Travel in Morocco: Marrakech and the Sahara Desert

Salaam Aleikum and welcome to the second half of my Moroccan journey! 😀 🇲🇦

Salaam Aleikum means “peace be upon you” in Arabic. 📷: Sahara Desert

My bus arrived in Marrakech at 6 AM. 🚌 I decided to wait until daylight before making my way to the hostel. I could have taken a taxi, but I was so sick of sitting on the bus that I really wanted to stretch my legs. Anyway, as I walked there, I was initially impressed by the wide, spacious boulevards here lined with palm trees.DSC_2316The buildings in Marrakech are painted a light rose color, giving it the nickname, the “Pink City.” 💕DSC_2317

Sally is more of a city girl 😉 🐪
local telephone ad ☎

I walked about 40 minutes through the new district until I reached the main square near the towering Koutoubia Mosque. 🕌DSC_2021The Jamaa el Fna square here is a massive open-air complex. To use the word chaotic here would be an understatement. I decided to make a short video of the square to give you a better idea of what I mean. 😱

People were charming snakes, monkeys were dancing on ropes, and old women were doing henna tattoos on unsuspecting passersby. 🐍 🐵DSC_2308DSC_2025As I weaved through all the people, I tried to make a beeline for the street of my hostel. DSC_2018DSC_2013DSC_2027Of course I got lost going there since the Google maps address wasn’t accurate, but a nice waiter at a French cafe nearby gave me directions in French using exaggerated hand gestures. Finally, after an hour of wandering, I found the narrow alleyway to my hostel.DSC_2299My accommodation here was called Riad Marrakech Rouge. They had free WiFi, complimentary breakfast, dorm beds, and they organized excursions.DSC_2297
Cost: 6 Euros per night

When I first arrived, they greeted me with coffee and a full complimentary breakfast of pita, a fried crepe, pound cake, fresh cheese, orange marmalade and hard boiled eggs.UntitledWhile eating I started chatting with some Americans that were studying in Milan, Italy, and were here on holiday. We decided to venture out together and go sightseeing in the city.
Our first stop was the Bahia Palace, Bahia meaning “brilliance”, and it was easily one of the most gorgeous buildings I had seen in Morocco. DSC_2002DSC_2000This 19th century building was originally intended for the sultan and his mistresses.DSC_1990The complex spans 20 acres, and is a mix of spacious courtyards decorated with tiles and mosaics, and concubine dwellings decorated with intricate wood carvings and colorful stained glass.DSC_1996I was really in awe of all the intricate details. ❤DSC_1982DSC_1965As well, there were lush gardens, decorated with marble fountains, that were teeming with plant life, like orange, cyprus and jasmine trees. The smells from the garden were especially divine!DSC_2004DSC_1972From there we walked through the Medina of Marrakech.DSC_2303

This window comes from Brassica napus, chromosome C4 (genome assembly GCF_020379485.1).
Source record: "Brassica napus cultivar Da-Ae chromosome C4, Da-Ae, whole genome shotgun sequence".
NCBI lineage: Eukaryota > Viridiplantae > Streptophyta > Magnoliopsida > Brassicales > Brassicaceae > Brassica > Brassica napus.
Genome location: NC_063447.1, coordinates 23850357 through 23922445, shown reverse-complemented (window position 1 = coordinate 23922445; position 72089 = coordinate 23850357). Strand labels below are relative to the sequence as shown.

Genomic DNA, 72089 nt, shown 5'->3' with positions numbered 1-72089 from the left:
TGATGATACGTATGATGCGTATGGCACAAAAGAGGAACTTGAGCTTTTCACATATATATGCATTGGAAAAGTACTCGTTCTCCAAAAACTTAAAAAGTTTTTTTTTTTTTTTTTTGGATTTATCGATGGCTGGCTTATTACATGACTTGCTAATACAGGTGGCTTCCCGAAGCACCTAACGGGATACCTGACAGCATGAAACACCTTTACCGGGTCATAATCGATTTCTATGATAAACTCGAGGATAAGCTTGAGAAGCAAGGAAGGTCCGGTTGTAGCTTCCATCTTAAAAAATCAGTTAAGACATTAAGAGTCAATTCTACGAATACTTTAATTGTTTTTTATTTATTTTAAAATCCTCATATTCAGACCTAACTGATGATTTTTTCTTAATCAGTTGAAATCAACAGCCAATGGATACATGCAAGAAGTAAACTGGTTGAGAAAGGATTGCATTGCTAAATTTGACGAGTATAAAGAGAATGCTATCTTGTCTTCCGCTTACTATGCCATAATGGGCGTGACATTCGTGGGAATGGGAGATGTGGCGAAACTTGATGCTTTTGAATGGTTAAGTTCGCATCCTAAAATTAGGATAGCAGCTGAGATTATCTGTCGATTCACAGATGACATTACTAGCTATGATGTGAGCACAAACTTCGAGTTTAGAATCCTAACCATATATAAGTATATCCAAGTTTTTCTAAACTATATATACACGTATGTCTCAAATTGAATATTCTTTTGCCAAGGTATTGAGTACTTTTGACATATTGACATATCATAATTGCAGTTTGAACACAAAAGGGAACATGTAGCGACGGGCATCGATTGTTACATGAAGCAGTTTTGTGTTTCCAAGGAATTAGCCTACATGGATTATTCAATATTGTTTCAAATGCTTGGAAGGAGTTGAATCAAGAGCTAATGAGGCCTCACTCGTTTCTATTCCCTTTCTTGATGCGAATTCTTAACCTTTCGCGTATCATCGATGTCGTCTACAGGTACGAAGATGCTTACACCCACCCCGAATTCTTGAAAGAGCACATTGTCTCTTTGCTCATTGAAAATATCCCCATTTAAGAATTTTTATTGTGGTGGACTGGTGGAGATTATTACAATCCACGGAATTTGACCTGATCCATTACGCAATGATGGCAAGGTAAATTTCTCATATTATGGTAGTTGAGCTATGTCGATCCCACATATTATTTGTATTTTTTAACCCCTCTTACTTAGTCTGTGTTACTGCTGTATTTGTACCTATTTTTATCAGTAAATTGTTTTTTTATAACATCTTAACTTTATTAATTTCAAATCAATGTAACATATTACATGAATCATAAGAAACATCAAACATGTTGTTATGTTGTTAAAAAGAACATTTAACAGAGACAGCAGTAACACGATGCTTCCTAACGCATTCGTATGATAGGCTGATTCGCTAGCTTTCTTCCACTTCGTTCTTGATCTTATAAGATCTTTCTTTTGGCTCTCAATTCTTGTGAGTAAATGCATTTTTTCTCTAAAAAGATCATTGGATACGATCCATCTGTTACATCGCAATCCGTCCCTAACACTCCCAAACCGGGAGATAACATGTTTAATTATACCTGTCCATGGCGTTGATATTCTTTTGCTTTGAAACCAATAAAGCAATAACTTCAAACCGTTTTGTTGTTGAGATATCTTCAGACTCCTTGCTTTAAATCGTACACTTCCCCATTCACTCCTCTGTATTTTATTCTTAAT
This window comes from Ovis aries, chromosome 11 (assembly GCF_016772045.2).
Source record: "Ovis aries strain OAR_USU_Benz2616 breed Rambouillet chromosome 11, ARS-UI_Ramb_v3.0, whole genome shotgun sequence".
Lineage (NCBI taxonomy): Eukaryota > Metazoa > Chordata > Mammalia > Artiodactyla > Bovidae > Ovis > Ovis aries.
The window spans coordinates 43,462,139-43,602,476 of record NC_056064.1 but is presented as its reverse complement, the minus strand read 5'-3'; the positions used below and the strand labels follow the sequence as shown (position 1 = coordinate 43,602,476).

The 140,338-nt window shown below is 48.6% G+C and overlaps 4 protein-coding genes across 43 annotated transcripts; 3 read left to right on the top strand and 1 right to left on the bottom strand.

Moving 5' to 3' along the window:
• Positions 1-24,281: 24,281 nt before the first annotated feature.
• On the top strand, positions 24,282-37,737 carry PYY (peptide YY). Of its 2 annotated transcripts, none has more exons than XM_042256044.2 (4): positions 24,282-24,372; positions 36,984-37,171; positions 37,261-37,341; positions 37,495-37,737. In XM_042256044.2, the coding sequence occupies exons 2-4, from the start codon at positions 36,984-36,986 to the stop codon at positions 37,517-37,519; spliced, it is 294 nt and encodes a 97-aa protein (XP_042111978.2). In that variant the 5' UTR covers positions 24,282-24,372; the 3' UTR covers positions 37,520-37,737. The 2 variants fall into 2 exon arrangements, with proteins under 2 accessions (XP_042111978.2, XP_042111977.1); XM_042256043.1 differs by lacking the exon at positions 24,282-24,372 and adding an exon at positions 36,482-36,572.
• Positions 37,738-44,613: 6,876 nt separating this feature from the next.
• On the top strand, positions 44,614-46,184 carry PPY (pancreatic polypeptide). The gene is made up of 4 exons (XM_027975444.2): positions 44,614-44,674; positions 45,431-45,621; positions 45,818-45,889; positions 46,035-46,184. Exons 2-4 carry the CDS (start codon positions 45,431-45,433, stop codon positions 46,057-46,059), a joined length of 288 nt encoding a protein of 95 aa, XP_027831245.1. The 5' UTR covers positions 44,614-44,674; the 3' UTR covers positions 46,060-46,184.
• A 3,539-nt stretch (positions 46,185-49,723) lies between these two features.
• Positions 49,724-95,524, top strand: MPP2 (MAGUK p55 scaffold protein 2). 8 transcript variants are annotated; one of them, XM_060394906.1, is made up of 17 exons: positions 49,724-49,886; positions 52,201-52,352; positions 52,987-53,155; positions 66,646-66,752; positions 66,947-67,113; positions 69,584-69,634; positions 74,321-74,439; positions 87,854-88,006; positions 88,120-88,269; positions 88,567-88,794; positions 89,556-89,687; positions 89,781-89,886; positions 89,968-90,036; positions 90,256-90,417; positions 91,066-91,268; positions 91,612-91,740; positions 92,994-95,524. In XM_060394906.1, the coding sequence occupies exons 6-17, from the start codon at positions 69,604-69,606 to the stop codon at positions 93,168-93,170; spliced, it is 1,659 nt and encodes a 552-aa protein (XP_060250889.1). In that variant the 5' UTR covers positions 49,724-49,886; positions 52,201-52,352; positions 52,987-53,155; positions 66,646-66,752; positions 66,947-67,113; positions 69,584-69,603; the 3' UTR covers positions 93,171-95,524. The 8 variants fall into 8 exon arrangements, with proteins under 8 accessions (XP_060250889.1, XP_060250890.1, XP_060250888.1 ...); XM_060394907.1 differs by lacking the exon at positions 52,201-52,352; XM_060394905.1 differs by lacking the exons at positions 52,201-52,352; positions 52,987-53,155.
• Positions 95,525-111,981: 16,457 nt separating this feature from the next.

traditional Berber outfit

Compared to Fez, this medina was much smaller, but motorbikes were allowed in the narrow streets, which made it seem more chaotic. The salesman here also really made me chuckle. He said, “These bags are 100%, genuine fakes! Dolce and Banana!” Hah! 😂DSC_1963DSC_2302

gorgeous clay pottery

I also spotted some different street food here, like these pastries called ‘bastilla’, which are filled with chicken, almonds, and prunes, then sprinkled with cinnamon and sugar. DSC_2300As well, there were these flaky pastries, filled with either meat, veggies, or seafood. DSC_2008After wandering awhile, we decided to sit down at a restaurant called, Amal Cafe. This cooperative helps to empower women by teaching them culinary skills and arranging job placements across the city. The cafe also offers cooking courses. For lunch we tried a veggie tagine with couscous, and a flaky pastry filled with chicken and served with a slaw-type salad. UntitledTagine spices are very complex, and can include cumin, coriander, cardamon, chile, turmeric, and ginger. This veggie dish had potato, carrot, zucchini, roasted tomato, chickpeas and couscous. 🤤
UntitledAfter we spent the evening chatting on the hostel’s rooftop terrace before I headed to bed. The next morning I awoke at 6 AM to prepare for my 3 day/ 2 night desert tour, booked through my hostel.

3 Day / 2 Night Sahara Desert Tour

DSC_2224After another traditional Moroccan breakfast, I went with some Ukrainians and British travelers from my hostel to meet the van for our tour. Of course, it was a total cluster trying to organize so many people, and we ended up waiting almost an hour before we loaded into our van, but eventually we got on our way. 🙂
Our tour driver only spoke French, but he was very jolly. He always had a glass cup on tea in his console. He always made stops for the toilet, photos, cigarettes, water, and just about anything that we needed. He also stopped many times in the towns to say hello to the friends that he knew. I just wish I hadn’t sat right behind him and couldn’t see his driving, as swerved around to pass cars, sometimes while going around the corner of a mountain, or while passing a car that was already passing another car! I felt like my nervous aunt as I gripped the edge of the window and exhaled loudly in relief when we survived. Hah! Oh yeah, and since our driver didn’t speak English, one French traveler translated everything for us, then I had to translate for a Spanish couple as well. Talk about a game of telephone! 😛